haitian elections, haiti, election strategy, winning Haiti elections
Provisional Electoral Council employees monitoring Haiti's elections in 2015. Photo by Garry Pierre-Pierre for The Haitian Times

By Bobb Rousseau | Columnist

All leaders aspire to take the national stage to become the candidate who wins the election. However, most of them do not give wings to their messages because of their shortcomings in political communication and event marketing.

Winning an election, emerging as the only candidate to beat, or becoming a national phenomenon requires great fortunes because no Haitian leader masters the machine of political communication and event marketing, which comprises seven essential points.

Here are seven highlights for transforming the average candidate into the political cinderella, the sensation of the moment, the anthem of the hour, the public issue, and the national darling. Note that Greta Turnberg applied some of these points to transform herself into a global icon in the fight against global warming in less than a year.

1. Create a movement

Nothing is more disconcerting than a leader without an agenda. A leader should have an inspiring, captivating, and motivating message. The leader’s agenda must be a movement that can only grow and rally the nation. 

Imagine a leader asking High School students to demonstrate every Friday in their respective schools between 11:30 a.m. and 12:30 p.m. to draw public attention to global warming.

Perhaps at the end of the year, this movement will take off and gain momentum across the country because everyone is concerned with environmental protection. Indeed, all classes and other schools in the country will seize the moment; and this quick, this leader is in orbit. Everyone will talk about it. The public will tie this leader to this movement to become the man of the Friday demonstrations or the candidate of the environment.

2. Establish contrasts

Nothing is more disappointing than a leader who plays with prudence and modesty. A leader seeking to be the banner of political decisions must always attack those in charge by claiming that their policies prevent him from conveying his message to the people. He will proclaim that it is foolish that the electoral decree prevents future leaders from declaring themselves as candidates before the period of declaration of candidatures and the opening of electoral campaigns while it makes no restrictions on the government who is spending thousands of dollars every day to shape their reputation on radio stations across and outside the country.

3. Be paradoxical

Either they love you or they hate you for your position. When all the leaders hold the same speech, no candidate holds a speech. While the national consensus calls for eliminating the $ 1.50 fee on money transfers and executing transfers in dollars, a paradoxical leader would use polarization to suggest increasing these fees and eliminating the power to open a bank account in USD. However, he will press that the higher the fees, the more funding for social programs.  He will also ensure to suggest the formation of an oversight agency to control and manage the fees collected.

4. Create an opponent – Anger the opponent – Become a watchdog

The leader must name the name of his opponent from the start. If he does not have an opponent, he must create one or two, assign them names like hypocritical, deplorable, out of reach, lamentable, and threaten them with legal actions. Creating adversaries is an effective communication operation, pursuing that the leader conveys his message in a sequenced and orchestrated manner to his audience.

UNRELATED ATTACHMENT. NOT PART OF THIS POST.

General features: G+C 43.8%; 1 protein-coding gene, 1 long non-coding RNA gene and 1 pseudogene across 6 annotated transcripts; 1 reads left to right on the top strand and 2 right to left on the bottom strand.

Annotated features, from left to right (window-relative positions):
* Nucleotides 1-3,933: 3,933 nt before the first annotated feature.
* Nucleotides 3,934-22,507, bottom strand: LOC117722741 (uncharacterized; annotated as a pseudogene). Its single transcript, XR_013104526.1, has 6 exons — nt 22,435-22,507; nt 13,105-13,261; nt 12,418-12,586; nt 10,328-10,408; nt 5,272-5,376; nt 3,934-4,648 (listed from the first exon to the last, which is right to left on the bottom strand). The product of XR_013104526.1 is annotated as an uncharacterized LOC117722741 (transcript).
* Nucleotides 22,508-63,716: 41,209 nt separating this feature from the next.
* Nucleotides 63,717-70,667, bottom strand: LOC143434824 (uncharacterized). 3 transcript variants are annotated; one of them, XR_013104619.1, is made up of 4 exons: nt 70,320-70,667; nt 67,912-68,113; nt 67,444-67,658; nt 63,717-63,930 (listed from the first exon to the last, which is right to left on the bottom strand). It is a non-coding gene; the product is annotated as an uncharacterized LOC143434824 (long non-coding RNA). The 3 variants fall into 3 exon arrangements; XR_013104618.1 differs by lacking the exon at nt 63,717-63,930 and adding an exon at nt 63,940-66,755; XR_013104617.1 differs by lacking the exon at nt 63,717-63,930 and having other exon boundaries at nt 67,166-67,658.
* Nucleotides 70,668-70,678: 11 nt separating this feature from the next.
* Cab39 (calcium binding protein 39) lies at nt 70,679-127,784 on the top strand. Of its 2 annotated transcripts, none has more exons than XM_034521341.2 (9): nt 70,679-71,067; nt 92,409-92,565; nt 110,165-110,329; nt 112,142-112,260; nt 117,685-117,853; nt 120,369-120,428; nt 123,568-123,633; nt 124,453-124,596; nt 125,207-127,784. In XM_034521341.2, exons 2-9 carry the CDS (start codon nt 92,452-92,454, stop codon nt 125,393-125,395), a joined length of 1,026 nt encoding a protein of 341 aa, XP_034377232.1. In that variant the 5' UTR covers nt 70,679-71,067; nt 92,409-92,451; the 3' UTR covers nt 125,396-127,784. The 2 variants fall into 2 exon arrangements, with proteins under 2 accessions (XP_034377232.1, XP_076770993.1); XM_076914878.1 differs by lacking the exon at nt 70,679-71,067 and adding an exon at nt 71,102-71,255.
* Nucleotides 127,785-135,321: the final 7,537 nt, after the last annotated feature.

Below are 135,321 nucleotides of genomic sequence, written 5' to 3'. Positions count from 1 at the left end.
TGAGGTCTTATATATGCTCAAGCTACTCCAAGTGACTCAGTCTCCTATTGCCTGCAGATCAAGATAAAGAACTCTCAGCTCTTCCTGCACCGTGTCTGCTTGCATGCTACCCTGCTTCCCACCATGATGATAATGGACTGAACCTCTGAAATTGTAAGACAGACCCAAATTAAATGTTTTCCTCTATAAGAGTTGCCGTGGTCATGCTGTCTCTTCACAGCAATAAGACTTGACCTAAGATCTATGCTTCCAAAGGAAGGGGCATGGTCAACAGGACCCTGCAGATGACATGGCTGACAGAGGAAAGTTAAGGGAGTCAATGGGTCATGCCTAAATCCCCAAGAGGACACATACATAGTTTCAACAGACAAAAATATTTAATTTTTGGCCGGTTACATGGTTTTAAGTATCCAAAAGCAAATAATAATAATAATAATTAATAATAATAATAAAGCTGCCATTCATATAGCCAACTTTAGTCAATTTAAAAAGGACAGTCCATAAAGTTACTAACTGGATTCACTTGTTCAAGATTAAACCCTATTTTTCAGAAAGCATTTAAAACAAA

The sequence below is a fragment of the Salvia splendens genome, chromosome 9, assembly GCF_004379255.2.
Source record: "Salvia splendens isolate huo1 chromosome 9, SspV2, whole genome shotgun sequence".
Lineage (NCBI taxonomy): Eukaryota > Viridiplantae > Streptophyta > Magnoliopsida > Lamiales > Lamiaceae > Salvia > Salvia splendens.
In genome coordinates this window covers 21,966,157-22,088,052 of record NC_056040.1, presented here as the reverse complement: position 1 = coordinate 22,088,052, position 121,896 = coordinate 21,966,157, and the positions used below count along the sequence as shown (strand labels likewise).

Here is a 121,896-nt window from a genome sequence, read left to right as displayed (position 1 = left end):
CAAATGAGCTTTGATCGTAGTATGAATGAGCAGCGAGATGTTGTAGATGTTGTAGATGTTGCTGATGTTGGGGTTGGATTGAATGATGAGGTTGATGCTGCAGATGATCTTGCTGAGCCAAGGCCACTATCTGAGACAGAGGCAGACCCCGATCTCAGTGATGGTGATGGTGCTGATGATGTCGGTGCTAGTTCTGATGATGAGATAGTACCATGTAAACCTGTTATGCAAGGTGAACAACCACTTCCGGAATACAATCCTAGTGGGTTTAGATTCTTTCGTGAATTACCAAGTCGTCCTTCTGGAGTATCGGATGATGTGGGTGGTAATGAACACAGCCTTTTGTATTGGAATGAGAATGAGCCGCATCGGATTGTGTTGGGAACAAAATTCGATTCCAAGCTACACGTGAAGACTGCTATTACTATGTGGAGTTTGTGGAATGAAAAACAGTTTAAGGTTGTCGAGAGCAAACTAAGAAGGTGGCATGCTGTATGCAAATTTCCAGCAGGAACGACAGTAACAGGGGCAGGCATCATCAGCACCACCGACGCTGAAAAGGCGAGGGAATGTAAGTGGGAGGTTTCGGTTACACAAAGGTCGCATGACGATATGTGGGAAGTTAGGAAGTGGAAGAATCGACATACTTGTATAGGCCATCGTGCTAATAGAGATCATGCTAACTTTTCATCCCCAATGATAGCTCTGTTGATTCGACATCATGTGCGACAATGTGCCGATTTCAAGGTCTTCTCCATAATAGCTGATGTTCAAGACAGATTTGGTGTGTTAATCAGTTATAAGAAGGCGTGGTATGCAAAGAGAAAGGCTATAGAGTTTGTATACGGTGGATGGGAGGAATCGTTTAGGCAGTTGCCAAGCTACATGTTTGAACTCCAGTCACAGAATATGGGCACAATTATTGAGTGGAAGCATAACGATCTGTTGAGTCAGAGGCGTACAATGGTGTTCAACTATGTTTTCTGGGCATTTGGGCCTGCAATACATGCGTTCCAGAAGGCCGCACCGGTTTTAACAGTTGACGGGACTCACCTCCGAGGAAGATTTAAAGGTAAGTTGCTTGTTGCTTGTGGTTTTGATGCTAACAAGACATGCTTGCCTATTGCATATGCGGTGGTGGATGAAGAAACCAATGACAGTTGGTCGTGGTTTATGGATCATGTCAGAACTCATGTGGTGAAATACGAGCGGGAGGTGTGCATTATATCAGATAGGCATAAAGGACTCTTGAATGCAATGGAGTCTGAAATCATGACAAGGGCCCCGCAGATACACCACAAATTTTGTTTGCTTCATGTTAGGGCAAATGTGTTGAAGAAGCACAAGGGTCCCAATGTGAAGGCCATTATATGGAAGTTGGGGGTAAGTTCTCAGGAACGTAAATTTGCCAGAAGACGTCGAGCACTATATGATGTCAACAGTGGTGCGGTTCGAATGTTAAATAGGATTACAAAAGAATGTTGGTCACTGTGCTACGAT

5. Simple Message – Create Panic

It is not the use of big words that makes a message ambiguous, but its impact on the recipient gives it its simplicity. The future winner will deliver messages that are understandable and push people to act. Usually, he does not only promise, but he also draws the audience’s attention to what is wrong. “The country is in danger, and I want you to panic” will surely capture everyone’s attention, and voters will want to hear him because they think he will tame this danger for them.

6. Build your network

A leader must have messages that necessary personalities endorsed. He must also have a radio station in its ranks, which he can use to viralize his messages. Online or on the air, the leader must form his network to create a presence that commands, arouses curiosity, and attracts him much hatred.

7. Be event-driven

The important thing is to create an event wherever he is, with whomever he is, and for whatever he says. He needs a tweet or a status to announce everything because nothing is small or irrelevant in political communication. There are no appearances, photos, tweets, impromptu speeches; everything must be timed and executed with military precision.

The leader aiming for political prominence must have a relationship marketing team, a protocol committee, and writers to prepare his speeches, establish community reports, and revise his speeches. No faux pas is allowed, but the misinterpretation of his paradoxical statements is always welcome.

In short, every action the leader takes must be a sequenced, orchestrated, and publicized media tour worthy of a rock star so that his name can remain on everyone’s lips, disturb everyone’s mind, irritate the enemy and grow in everyone’s soul and hearts.

Bobb Rousseau

Bobb Rousseau holds a Ph.D. in Administration and Public Policy with specializations in Public Law and Managing Local Government. Dr. Rousseau firmly believes that the Haitian diaspora in the United States is at a prime stage to build an attractive political force that can shift U.S. immigration, diplomacy, and humanitarian aid to Haiti and to advance the Haitian agenda around the world.

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